The overarching goal of this application is to provide Dr. Bruns the scientific and career development for a successful independent research career in the field of cardiac aging, with a specific focus on the right ventricle. Heart failure (HF) is a major public health concern within aging populations. In age-related left-sided heart failure as well as other clinical contexts, right ventricular (RV) dysfunction is the strongest predictor of mortality. However, despite the clear link between right heart function and survival, very little is known about RV function with age. This knowledge gap underscores the need to assess the impact of aging on the RV with the long-term goal of developing therapeutics that target declining RV function. Although no RV- directed therapies exist, epidemiological data and preliminary data from our lab suggest that activation of AMP-activated protein kinase (AMPK) may be beneficial through novel and direct action on the cardiac contractile apparatus. Accordingly, the global hypothesis of this project is that aging exacerbates RV dysfunction, and contractile apparatus-mediated mechanisms can be exploited for novel therapies for the aging right heart. To address this hypothesis, we propose two specific aims: 1) to assess the impact of age on two models of right heart failure- isolated RV pressure overload and hypobaric hypoxia (pulmonary hypertension)-induced RV dysfunction, a highly significant and translationally important disease in cardiovascular aging; and 2) to determine if activation of AMPK attenuates cardiac dysfunction in aged mice, and the mechanisms by which this occurs. We will investigate AMPK activation as a novel RV-directed therapy in cardiac aging using both genetic and pharmaceutical approaches, facilitating the elucidation of molecular mechanisms underlying cardiac dysfunction. The mentorship team and career development assembled to answer this translationally important question will provide training in aging biology, molecular genetics, and myofilament mechanics, important skills for a career as an independent cardiac aging scientist. Together, successful completion of this proposal will propel scientific independence by providing the training, mentorship, and scientific guidance upon which to build a successful research agenda in the field of cardiac aging biology.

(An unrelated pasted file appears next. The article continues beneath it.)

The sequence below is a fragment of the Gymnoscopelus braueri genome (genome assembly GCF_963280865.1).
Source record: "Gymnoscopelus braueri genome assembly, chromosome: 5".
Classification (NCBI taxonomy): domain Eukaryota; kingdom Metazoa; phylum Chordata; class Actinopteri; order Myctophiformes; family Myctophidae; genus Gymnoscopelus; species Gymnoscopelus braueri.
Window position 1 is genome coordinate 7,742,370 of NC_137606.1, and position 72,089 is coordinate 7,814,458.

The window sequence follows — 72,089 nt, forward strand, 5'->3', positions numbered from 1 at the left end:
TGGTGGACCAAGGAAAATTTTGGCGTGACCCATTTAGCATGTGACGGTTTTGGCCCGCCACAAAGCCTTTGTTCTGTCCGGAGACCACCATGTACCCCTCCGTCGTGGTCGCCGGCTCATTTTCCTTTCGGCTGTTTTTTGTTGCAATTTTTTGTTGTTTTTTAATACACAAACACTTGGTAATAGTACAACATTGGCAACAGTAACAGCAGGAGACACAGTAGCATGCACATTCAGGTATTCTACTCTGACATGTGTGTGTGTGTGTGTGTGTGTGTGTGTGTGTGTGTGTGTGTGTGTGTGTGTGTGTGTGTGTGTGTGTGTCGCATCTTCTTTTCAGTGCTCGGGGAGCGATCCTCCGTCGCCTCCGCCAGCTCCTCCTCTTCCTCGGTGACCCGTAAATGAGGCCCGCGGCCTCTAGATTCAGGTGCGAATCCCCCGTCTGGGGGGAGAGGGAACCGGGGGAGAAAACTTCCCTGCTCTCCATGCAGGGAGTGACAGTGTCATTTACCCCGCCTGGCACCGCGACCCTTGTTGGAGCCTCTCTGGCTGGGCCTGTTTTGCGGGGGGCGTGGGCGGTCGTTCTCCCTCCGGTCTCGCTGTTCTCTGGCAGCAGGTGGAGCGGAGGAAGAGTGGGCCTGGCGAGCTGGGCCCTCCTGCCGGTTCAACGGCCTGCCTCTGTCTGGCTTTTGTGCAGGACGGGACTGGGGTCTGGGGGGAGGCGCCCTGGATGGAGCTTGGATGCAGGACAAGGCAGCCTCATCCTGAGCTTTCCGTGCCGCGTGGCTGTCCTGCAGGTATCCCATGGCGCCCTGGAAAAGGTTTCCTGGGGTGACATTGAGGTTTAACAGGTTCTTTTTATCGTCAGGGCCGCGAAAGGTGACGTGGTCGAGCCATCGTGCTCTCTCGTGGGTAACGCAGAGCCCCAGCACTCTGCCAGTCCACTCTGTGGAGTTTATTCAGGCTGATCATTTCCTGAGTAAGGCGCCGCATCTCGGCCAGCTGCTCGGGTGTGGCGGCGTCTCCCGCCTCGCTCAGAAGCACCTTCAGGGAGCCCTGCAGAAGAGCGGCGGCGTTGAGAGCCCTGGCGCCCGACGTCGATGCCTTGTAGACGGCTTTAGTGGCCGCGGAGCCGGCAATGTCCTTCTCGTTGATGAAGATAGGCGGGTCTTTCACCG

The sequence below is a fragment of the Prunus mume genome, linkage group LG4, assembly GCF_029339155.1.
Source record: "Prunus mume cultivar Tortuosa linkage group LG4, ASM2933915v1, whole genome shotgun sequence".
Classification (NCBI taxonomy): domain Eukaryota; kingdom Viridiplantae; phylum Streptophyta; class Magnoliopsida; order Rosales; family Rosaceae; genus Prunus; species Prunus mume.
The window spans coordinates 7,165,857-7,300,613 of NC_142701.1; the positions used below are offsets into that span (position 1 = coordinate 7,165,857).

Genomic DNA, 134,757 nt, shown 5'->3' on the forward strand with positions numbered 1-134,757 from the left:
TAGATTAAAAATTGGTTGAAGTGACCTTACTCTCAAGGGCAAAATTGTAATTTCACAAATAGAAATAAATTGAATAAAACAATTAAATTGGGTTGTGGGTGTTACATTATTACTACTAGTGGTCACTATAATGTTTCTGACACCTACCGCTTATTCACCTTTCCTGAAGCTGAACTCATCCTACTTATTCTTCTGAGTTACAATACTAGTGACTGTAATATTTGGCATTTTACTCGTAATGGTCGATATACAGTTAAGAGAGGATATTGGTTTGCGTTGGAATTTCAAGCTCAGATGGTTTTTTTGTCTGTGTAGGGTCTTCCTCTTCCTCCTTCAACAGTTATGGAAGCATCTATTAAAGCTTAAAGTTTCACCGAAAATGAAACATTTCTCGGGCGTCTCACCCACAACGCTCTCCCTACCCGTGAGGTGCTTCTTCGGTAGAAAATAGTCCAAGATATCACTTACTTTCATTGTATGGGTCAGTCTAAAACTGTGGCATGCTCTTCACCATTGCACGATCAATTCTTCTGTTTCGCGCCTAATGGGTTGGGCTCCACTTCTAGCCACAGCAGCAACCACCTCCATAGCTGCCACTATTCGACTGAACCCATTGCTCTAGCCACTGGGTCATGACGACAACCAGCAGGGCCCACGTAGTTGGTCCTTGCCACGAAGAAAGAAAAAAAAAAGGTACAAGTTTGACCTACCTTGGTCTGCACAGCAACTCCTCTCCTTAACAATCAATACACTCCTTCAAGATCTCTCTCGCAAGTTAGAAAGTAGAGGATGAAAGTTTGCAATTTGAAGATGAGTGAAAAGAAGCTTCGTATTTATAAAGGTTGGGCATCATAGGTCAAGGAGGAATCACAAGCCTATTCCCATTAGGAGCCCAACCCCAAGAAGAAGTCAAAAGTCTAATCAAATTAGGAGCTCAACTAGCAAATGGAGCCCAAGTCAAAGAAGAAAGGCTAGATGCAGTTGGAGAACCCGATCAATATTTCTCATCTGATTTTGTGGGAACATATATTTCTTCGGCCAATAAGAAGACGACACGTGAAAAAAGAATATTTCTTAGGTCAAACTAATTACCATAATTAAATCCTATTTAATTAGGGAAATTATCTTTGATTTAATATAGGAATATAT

Heart failure is an enormous public health concern, especially within aging populations. In this disease, right-sided heart function predicts survival, but no right-sided therapies exist and very little is known about the impact of age on right heart function. Thus, the purpose of this proposal is to understand how aging impacts the right heart and to develop new therapies for this disease.